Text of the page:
The Hotel Internacional in the Cuban resort town of Varadero first opened on December 24, 1950. Designed by architects Ricardo Galbis and Vicente Llanera, its construction took two full years, from January 1949 to December 1950. It was built by the Mira and Rosch Company, which also erected the Hotel Jagua in Cienfuegos and Hotel Comodoro in Havana. Very close to the Hotel Internacional, the Cabañas del Sol hotel was built in 1957, designed by architects Moenck and Quintana as an icon of Cuban modern architecture.
With its 161 rooms, the Hotel Internacional was an immediate showpiece of Cuban tourism. In the aftermath of the Revolution, it gained other historical connotations as well: on January 8, 1959, on his way to Havana, Fidel Castro stayed there. Later, during the battle at the Bay of Pigs, the hotel hosted young teachers participating in the Literacy Campaign. Until the 1990s—when Cuban citizens were banned from staying in hotels for international tourism—the building hosted thousands of people of humble origin.
On November 18, a message about the World Monuments Fund/Knoll Modernism Prize, which was making the rounds of Cuban email networks, held a disturbing piece of news: a foreign company was planning to demolish the Hotel Internacional. This message triggered an immediate reaction. Architect and city planner Julio César Perez, who had just returned to Cuba after participating in conferences in the U.S., was straightforward in his statement: “To demolish a good building in order to build a ‘more modern’ one is a fallacy. We already know from experience that in reality, better ‘more modern’ buildings have not been built here in many years. It’s an embarrassment that reflects how the true nature and value of architecture has been completely disregarded.”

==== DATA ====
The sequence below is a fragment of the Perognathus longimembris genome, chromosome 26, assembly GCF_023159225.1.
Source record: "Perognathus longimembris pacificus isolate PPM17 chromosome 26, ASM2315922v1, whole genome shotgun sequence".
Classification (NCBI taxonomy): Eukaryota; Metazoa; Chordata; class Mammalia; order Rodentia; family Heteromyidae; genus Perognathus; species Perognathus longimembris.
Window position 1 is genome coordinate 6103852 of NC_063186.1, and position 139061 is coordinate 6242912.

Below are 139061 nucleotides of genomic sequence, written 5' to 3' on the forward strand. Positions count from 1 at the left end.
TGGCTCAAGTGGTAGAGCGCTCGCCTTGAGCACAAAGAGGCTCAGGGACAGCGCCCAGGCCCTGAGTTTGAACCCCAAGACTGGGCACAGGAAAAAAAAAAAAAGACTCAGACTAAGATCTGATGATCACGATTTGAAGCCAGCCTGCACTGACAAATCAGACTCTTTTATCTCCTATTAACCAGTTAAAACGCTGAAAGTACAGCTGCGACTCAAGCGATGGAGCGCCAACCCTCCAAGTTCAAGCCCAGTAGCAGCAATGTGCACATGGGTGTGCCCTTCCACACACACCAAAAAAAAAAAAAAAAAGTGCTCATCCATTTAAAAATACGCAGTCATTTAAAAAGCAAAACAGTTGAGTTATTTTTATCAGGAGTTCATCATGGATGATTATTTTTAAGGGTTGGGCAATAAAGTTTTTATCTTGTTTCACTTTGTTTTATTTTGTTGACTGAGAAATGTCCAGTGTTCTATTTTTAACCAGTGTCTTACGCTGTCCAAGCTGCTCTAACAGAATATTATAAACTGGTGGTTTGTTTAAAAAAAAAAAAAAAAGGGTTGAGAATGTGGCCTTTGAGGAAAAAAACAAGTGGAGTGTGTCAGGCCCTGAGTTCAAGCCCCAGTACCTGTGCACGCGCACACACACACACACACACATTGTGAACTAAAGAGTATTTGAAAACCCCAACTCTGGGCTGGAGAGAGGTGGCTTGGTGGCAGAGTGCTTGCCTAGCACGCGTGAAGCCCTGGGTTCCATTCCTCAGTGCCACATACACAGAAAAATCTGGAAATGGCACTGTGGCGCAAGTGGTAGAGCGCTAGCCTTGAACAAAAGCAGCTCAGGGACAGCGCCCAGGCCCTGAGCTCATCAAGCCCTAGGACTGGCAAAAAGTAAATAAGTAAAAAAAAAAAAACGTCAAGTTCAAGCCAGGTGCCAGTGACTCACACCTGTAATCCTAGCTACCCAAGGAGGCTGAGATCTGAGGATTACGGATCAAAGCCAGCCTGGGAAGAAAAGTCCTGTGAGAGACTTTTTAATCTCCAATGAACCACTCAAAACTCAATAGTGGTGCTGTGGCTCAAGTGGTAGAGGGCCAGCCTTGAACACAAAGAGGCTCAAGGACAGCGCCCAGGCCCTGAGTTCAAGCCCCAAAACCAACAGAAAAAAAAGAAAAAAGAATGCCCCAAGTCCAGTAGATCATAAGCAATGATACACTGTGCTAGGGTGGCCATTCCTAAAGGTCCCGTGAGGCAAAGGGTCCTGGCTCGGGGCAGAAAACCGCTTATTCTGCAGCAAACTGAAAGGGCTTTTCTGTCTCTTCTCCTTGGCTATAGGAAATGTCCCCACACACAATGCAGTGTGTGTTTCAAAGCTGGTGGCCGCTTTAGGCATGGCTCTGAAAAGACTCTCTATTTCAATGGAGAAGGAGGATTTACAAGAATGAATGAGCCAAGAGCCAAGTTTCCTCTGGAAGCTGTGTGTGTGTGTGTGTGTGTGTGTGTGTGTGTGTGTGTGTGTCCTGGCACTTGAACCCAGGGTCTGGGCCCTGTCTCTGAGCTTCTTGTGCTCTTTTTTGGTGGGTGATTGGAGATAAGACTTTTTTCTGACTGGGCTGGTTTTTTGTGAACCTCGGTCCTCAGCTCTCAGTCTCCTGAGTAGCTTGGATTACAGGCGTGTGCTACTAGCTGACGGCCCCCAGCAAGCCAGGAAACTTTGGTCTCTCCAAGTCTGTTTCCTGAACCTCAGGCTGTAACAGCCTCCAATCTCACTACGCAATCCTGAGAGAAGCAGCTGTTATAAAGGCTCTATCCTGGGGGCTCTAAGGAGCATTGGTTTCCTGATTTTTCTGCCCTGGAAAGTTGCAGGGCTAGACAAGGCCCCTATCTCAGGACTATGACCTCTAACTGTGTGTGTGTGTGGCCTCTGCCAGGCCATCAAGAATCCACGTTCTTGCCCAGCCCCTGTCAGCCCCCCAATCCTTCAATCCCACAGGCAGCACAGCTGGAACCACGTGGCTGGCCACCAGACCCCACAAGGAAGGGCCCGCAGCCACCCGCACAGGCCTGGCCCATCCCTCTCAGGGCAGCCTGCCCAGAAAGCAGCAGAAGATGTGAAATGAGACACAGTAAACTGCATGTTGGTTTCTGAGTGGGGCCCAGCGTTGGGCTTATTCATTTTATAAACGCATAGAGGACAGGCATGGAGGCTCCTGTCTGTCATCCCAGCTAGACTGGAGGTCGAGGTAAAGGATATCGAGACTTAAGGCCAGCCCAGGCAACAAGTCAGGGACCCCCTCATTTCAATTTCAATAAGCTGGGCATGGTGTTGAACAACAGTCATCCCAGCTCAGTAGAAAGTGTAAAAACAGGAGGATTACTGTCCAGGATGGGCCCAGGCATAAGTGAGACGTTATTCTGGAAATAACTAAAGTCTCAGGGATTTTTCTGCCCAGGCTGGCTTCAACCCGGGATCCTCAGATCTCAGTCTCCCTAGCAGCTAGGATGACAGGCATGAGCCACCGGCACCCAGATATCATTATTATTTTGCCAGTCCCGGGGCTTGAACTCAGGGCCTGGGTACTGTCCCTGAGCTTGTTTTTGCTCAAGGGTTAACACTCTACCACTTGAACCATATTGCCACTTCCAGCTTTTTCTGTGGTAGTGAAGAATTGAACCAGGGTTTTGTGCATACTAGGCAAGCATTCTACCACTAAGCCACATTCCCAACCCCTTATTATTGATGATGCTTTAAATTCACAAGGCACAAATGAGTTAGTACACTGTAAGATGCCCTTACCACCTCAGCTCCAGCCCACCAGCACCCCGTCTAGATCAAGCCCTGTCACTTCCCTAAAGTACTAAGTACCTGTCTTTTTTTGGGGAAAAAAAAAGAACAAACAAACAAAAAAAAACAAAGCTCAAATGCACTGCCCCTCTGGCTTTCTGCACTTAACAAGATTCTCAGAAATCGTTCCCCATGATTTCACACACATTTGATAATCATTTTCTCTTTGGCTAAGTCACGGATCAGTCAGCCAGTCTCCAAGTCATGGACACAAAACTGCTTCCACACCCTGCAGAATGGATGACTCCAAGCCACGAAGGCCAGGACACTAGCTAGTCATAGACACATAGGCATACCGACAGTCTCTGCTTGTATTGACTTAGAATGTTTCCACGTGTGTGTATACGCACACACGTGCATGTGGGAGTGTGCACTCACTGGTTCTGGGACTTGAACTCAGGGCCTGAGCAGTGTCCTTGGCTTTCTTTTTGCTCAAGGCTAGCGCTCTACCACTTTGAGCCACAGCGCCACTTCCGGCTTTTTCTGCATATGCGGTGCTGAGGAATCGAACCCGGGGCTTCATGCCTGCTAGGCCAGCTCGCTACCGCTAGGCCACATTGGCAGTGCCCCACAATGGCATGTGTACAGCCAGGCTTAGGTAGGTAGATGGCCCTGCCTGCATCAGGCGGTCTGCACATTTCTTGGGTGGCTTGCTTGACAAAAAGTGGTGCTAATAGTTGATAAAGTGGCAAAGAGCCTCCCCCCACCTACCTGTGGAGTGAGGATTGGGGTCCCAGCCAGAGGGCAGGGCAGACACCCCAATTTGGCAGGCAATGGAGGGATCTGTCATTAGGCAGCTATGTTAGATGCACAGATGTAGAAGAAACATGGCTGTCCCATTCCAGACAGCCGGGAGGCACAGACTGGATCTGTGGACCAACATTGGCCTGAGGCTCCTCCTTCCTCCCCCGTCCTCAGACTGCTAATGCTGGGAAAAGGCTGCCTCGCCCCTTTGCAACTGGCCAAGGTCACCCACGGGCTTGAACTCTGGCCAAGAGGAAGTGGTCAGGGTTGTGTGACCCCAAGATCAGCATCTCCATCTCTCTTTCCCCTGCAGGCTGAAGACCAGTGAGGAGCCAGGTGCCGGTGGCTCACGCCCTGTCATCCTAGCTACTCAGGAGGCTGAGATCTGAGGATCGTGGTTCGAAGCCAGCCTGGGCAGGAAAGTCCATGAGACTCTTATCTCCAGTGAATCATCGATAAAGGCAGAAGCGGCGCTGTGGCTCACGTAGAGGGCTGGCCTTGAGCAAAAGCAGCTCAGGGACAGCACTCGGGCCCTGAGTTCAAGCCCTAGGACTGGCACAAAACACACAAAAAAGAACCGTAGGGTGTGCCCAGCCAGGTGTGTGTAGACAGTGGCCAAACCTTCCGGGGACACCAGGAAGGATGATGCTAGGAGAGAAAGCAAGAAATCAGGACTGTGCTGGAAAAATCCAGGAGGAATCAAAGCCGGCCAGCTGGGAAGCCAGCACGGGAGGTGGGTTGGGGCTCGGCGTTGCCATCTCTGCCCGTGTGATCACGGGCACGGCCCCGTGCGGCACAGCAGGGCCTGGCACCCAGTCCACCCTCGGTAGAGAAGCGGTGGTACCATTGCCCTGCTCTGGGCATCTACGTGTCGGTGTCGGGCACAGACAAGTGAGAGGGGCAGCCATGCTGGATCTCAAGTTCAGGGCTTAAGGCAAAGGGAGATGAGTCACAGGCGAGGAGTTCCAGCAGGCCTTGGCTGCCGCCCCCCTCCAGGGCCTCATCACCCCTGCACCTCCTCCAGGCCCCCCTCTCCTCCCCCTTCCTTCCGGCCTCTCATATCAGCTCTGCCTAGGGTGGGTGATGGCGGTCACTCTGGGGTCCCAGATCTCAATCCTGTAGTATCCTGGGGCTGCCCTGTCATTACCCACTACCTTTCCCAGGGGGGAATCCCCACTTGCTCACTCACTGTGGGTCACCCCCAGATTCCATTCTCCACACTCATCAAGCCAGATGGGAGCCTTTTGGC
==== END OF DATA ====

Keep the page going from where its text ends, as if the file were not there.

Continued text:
Added Fausto Martínez: “No one has ever proposed the demolition of the Hotel Nacional, or the Sevilla or Plaza hotels to make ‘more modern’ ones, because those buildings have always had their defenders. But that has not happened with this emblematic hotel in Varadero, which is such a well-known and prestigious landmark, both on the island and abroad.”In the days that followed, the announcement spread through Cuban and foreign email networks. Natalia Bolívar, ethnologist and author of Los Orishas en Cuba, said:” I was appalled when I heard that the Hotel Internacional in Varadero would be demolished or turned into offices. Here, indeed, we have ‘brainless people’ who know nothing about history or culture, and so don’t care about them.” Many poets, writers, journalists, art curators, and actors such as Guillermo Rodriguez Rivera, Rogerio Moya, Felix Contreras, Abelardo Mena, Tomás Fernandez Robaina, David Camps, Alden Knight, and Armando Fernandez supported Natalia’s opinion. All questioned the authority of the Ministry of Tourism to undertake a decision like this one, concerning a building so symbolic of Cuban culture and history.
On the informal electronic networks, even the latest call by Cuban President Raul Castro to debate the topics to be discussed in the upcoming Cuban Communist Party Congress hadn’t caused this degree of reaction—an indication of the importance that the Internacional and Las Cabañas del Sol hotels have for many people.